GM needs to focus on building better cars
BY MARK PHELAN
FREE PRESS COLUMNIST
This is the wrong time for General Motors to make itself a
laughingstock. Not that there's a good time, but it's one thing to be
the butt of jokes if you're Microsoft with a 90% market share and
$220-billion market capitalization.
It's another thing entirely if:
• You're crawling out of bankruptcy
• The U.S. government owns 61% of you
• You hope to have a big-bucks stock sale in the next couple of years
• You alienated millions of buyers with lousy vehicles in the '80s and '90s.
A whole political party seems dedicated to making you look like the
incompetent, union-run tool of a wannabe socialist.
With all that going on, why pin a "kick me" sign to your own back?
There's never been any shortage of brilliant people working at GM. They
ran the company into the ground by wasting time over stuff that didn't
lead to better cars.
Former GM sales boss Mark LaNeve used to dismiss that as "North of
Toledo thinking." Here's a simple way to recognize it: if nobody who
lives outside Wayne, Oakland and Macomb counties cares about an issue,
it qualifies. Blow it off.
This week's "Chevrolet vs. Chevy" snafu is the perfect example. A
synopsis, in case you were lucky enough not to waste a precious breath
on this bit of idiocy: 1. GM brass decreed that no one who works for the
company can refer to the company's biggest brand by its affectionate
nickname, Chevy. 2. Dimwits outside the company thought GM was
prohibiting them from calling it Chevy. 3. Some slightly brighter bulb
pointed out that Chevrolet advertising frequently uses the name Chevy to
sell vehicles, and isn't that the object of the game? 4. GM issued a
statement telling civilians we're free to call Chevy whatever we like.
Time to avoid distractions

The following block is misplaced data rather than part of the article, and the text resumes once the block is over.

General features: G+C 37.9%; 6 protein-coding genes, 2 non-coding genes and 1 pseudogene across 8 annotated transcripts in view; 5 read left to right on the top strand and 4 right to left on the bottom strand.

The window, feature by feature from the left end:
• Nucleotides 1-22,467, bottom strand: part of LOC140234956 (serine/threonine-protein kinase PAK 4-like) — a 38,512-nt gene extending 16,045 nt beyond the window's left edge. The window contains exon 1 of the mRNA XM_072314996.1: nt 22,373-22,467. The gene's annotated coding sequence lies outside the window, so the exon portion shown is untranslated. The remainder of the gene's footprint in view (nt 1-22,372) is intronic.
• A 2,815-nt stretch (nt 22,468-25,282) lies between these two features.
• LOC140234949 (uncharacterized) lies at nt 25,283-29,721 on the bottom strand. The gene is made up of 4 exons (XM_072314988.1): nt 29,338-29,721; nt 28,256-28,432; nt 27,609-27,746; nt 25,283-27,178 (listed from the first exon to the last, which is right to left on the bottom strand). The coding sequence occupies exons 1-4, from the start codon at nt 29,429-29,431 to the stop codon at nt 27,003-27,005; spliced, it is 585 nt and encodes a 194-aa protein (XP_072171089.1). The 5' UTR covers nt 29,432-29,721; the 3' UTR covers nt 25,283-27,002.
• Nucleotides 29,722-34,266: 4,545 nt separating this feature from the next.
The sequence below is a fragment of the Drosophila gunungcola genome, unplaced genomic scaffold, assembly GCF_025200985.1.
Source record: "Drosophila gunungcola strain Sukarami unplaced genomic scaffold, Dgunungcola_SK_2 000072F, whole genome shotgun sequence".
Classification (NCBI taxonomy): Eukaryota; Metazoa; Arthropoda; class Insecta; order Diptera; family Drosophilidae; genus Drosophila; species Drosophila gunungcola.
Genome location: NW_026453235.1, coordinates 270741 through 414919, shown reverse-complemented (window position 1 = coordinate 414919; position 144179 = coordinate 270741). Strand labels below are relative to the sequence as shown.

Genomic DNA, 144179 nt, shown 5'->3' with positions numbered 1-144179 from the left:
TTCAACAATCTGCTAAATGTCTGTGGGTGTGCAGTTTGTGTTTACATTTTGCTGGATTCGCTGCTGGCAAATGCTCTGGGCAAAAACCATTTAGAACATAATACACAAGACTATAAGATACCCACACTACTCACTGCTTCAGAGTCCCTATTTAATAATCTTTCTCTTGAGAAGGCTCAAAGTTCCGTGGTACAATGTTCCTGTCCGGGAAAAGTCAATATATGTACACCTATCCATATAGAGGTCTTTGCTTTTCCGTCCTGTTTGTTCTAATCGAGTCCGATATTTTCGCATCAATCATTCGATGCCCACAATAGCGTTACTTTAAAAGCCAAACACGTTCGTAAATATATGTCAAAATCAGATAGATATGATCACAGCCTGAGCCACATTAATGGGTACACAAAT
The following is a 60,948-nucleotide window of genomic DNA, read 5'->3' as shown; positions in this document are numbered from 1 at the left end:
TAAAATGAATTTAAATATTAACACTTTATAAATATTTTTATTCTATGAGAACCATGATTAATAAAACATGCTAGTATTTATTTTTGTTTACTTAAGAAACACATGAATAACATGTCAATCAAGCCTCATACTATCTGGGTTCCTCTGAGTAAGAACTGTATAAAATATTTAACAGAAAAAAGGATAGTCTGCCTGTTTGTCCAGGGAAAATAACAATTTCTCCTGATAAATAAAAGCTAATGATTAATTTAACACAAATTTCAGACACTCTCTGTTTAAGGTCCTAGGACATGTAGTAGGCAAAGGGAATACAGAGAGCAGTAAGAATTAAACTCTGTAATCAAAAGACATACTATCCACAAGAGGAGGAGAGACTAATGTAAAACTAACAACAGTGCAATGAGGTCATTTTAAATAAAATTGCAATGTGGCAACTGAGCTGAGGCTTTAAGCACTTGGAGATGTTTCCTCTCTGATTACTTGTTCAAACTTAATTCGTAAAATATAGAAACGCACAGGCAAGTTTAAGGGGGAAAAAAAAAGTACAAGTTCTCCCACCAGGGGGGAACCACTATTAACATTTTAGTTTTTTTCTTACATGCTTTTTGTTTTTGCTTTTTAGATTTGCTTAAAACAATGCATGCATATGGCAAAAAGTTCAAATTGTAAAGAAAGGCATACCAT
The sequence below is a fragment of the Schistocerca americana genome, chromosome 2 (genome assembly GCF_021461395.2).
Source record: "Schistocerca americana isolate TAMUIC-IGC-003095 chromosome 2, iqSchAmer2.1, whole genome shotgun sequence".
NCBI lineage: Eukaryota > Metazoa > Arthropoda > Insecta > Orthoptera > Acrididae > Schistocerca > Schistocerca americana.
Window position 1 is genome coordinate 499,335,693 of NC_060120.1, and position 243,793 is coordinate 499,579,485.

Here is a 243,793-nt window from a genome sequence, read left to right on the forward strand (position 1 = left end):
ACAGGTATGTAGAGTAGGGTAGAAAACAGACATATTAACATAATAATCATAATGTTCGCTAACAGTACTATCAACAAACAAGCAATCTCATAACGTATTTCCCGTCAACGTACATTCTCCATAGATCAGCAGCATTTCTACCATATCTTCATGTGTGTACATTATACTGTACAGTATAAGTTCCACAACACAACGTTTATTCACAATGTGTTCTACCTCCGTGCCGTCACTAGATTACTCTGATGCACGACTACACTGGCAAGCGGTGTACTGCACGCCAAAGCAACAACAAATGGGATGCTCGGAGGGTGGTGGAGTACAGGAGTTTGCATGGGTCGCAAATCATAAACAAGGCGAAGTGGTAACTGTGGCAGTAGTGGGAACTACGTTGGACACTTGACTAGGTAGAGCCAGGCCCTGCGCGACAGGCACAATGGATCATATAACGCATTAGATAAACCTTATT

GM should learn a couple of lessons from this farce.
The company is under greater scrutiny than ever before. Every taxpayer
owns a piece of GM. An unprecedented number of people want to believe
the worst about the company, either for political reasons or because GM
sold them a clunker years ago.
GM should really, really look like it's concentrating on building great
A couple of other recent announcements set off warning bells.
Planning shuffle could pay off
GM's latest management shuffle moved the product-planning team from
under vice chairman and global product boss Tom Stephens and made it a
direct-report to Chairman and CEO Ed Whitacre.
Initially mistaken as Whitacre shoving aside the engineers and
designers, this could make it easier for the experts to do their jobs.
Product planners study markets, customers, technologies and trends to
figure out what kind of vehicles a successful company must offer in the
future. When they report to another discipline -- say, engineering --
there's a chance that group will stack the deck in favor of its needs at
the expense of other parts of the company.
The new structure eliminates that possibility.
The jury's still out on the other move: the creation of GM Ventures to
invest in companies developing new technologies. The idea is to
guarantee GM access to the best, first.
Weighing in GMV's favor is the fact that Jon Lauckner, one of GM's
sharpest engineers and executives, is running the shop. In the past,
though, GM sometimes suffered from tying itself too closely to a single
technology. It lagged badly on navigation and hands-free phone systems
because it considered those systems competitors to its in-house OnStar
service. It forgot that the competitors who really matter are Ford,
Honda and Toyota.
Google's motto is "Don't be evil."
Until it has a track record of good decisions, the new GM might
consider: "Try not to look like a nincompoop."
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